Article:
The Story of This 70-year-old Intern May Be The Next Hot Trend in Recruiting
May 8, 2017
When you hear the word “intern,” you probably don’t think of a 70-year-old retiree. But that’s exactly who Sally Susman, an EVP at Pfizer, had in mind in when she brought in Merrill Lynch’s former head of communications Paul Critchlow, her personal friend, to join the summer internship at Corporate Affairs.
Inspired by The Intern, a 2015 film starring Robert De Niro, and empowered by Pfizer’s commitment to taking thoughtful risks, Susman was confident there was a lot to be gained by adding an older, more seasoned person to the 2016 Corporate Affairs internship program. It turns out she was right—and hiring managers and recruiters in other companies might want to take note.
How the internship worked at Pfizer
While at Pfizer, 70-year old Critchlow worked side-by-side with college students. He sat in an open-desk plan with three other interns; the quartet nicknamed themselves the Fantastic Four.
Critchlow taught his fellow interns about communications (his career field) and offered advice about work-life balance. They showed him social media techniques and debunked myths about Millennials. He mentored several interns, gave lunch and learns, and served as a sounding board for pitches. Pfizer drew from Paul’s expertise--at the same pay rate as the other interns: a fraction of the cost of his executive salary.
The advantages of an age-diverse workforce are obvious. Older employees make decisions based on experience. Younger employees employ academic learning. Blending the two provides cross-generational benefits. Read this from Sophia Spallas, a fellow intern and (later) Critchlow mentee:
“When I heard we would be sharing a desk with a senior intern, I honestly thought that this was going to be some super experienced older man who came into the office, put his head down, and focused only on his own work every day. I was so surprised that at lunch on Paul’s first day, he...took the time to get to know us as people, not just colleagues.
Paul clearly has an incredible resume...but it was his desire to get to know us on a personal level that made the experience [deeply] rewarding.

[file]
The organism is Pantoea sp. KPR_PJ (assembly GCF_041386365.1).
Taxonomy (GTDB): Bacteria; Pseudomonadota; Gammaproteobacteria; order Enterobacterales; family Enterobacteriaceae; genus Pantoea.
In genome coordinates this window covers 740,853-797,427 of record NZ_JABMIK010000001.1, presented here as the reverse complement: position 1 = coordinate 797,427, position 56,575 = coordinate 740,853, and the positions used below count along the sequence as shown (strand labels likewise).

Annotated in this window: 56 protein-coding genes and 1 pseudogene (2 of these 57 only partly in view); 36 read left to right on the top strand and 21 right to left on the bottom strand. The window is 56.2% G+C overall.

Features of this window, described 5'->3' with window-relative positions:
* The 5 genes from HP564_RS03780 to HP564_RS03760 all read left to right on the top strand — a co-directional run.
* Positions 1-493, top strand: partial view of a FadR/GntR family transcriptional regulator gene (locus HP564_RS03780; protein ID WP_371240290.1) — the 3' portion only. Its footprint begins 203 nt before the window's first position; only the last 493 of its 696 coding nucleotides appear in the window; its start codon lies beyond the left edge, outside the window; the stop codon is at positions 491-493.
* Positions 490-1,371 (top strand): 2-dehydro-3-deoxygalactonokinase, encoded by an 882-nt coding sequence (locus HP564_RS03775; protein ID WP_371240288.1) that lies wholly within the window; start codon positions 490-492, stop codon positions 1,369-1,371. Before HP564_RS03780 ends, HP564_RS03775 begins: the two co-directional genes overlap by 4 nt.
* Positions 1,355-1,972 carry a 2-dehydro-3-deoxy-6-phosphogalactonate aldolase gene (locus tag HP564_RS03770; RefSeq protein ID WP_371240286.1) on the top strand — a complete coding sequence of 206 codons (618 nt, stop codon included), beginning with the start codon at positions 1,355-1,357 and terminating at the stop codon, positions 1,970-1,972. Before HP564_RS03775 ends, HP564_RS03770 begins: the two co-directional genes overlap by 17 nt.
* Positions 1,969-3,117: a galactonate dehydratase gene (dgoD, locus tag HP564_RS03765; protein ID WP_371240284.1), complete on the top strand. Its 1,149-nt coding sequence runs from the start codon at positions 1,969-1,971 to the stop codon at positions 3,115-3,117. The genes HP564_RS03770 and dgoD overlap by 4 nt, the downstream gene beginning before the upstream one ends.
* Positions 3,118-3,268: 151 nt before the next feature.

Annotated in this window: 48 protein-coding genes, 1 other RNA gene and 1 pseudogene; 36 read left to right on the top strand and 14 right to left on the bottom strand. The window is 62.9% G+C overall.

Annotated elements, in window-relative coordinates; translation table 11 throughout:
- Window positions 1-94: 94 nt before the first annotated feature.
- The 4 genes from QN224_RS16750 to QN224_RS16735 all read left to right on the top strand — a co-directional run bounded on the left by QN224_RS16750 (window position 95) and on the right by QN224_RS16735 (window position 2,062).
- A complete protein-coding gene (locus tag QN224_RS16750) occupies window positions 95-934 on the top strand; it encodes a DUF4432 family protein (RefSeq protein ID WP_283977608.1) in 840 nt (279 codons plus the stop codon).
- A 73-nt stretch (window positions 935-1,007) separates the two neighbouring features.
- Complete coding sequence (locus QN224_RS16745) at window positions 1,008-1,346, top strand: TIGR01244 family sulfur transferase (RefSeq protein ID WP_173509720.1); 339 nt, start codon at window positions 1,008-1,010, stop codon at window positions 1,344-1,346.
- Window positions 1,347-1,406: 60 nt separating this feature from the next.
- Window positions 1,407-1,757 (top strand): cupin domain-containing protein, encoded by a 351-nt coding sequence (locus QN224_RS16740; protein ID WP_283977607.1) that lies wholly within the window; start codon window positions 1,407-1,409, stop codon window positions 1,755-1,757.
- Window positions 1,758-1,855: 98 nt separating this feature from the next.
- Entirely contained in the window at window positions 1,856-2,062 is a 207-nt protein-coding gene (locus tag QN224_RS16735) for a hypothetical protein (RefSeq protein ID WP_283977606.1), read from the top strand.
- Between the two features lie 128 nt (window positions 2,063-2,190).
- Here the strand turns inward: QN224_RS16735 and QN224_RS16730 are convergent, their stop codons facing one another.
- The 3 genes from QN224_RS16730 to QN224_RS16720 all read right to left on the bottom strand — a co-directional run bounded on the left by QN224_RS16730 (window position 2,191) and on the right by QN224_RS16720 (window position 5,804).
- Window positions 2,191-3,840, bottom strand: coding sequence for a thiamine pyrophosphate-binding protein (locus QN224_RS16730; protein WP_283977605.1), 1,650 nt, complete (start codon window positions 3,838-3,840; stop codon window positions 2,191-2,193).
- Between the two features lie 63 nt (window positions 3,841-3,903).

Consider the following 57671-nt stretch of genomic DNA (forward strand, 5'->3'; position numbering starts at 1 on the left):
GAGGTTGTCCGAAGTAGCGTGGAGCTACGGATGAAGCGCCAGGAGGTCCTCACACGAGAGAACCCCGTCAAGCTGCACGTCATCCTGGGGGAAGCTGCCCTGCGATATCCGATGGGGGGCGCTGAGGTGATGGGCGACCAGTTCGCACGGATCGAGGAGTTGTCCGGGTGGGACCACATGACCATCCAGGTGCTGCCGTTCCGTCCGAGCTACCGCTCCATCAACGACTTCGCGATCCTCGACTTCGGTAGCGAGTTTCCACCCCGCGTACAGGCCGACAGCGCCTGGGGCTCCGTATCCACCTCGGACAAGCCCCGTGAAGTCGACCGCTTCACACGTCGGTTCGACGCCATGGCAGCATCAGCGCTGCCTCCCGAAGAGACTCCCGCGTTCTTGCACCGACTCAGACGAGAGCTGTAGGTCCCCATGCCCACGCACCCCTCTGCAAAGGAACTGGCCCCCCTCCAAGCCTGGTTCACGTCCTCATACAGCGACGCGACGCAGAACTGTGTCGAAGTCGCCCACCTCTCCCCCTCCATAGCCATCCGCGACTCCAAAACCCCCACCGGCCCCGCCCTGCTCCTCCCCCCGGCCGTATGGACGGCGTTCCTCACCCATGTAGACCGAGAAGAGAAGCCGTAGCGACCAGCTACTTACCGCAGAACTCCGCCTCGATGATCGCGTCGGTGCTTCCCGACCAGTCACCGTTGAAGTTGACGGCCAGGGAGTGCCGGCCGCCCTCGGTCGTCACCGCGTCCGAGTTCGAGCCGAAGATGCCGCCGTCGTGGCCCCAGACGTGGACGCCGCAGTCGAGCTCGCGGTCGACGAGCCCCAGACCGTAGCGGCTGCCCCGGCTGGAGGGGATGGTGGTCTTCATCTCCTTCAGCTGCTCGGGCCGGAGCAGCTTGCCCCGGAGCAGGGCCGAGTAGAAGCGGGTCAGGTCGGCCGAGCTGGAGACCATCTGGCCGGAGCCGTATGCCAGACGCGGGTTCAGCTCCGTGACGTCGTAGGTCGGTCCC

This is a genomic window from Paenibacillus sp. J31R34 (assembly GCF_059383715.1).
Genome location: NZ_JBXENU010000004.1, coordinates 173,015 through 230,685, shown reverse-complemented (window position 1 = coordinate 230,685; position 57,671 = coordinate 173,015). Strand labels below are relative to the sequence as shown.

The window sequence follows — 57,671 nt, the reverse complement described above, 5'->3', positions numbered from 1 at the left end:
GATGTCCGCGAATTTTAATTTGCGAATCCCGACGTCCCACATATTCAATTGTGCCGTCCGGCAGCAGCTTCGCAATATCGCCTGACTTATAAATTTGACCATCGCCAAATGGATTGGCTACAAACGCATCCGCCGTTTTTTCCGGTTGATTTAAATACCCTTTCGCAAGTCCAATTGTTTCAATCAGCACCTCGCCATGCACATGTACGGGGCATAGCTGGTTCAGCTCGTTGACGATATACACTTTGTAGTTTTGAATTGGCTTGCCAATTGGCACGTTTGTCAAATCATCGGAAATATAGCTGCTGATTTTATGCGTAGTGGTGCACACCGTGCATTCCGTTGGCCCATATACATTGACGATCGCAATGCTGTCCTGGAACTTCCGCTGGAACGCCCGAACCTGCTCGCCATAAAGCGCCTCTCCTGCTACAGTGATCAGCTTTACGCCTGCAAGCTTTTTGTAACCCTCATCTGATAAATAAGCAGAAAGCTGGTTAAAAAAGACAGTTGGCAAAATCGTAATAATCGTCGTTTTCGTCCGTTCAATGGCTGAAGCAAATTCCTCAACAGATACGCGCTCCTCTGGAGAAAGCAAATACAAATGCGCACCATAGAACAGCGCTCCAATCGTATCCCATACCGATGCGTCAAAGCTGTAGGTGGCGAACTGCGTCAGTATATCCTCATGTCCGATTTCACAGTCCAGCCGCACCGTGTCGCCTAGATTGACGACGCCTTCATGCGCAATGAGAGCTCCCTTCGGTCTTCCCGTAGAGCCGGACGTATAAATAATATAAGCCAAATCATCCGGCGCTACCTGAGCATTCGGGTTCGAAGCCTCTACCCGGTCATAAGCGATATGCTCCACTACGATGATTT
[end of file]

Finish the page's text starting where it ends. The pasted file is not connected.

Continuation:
Paul taught me that failure can be a powerful growing experience, and if you handle it properly, you can channel your failures into something productive. This experience taught me to think differently about my career and how I view the importance of success [versus] fulfillment.”
As for Paul’s perspective on the internship, he found it to be a revitalizing experience that gave his career a second life. “After being retired for a year, I was getting bored, restless and feeling a little left out,” he said. Paul continued:
“I had gotten off the train but it kept moving and my friends and family were still on it. Then Sally Susman came along and proposed the Senior Intern idea. I jumped at it -- and what a great experience!
I felt engaged, relevant, valued and realized I had more to learn and more to contribute. Being a Senior Intern reinvigorated me, gave me new visibility and an identity, and I launched my own communications consulting business.”
Why returnships may be a hot trend in the future
By 2029, over 20% of the total U.S. population will be over age 65, according to The Census Bureau. What’s more, a study by the Federal Reserve found that among workers who have yet to retire, 26% plan to keep working as long as possible and 12% want to leave their current career but find part-time work in another field.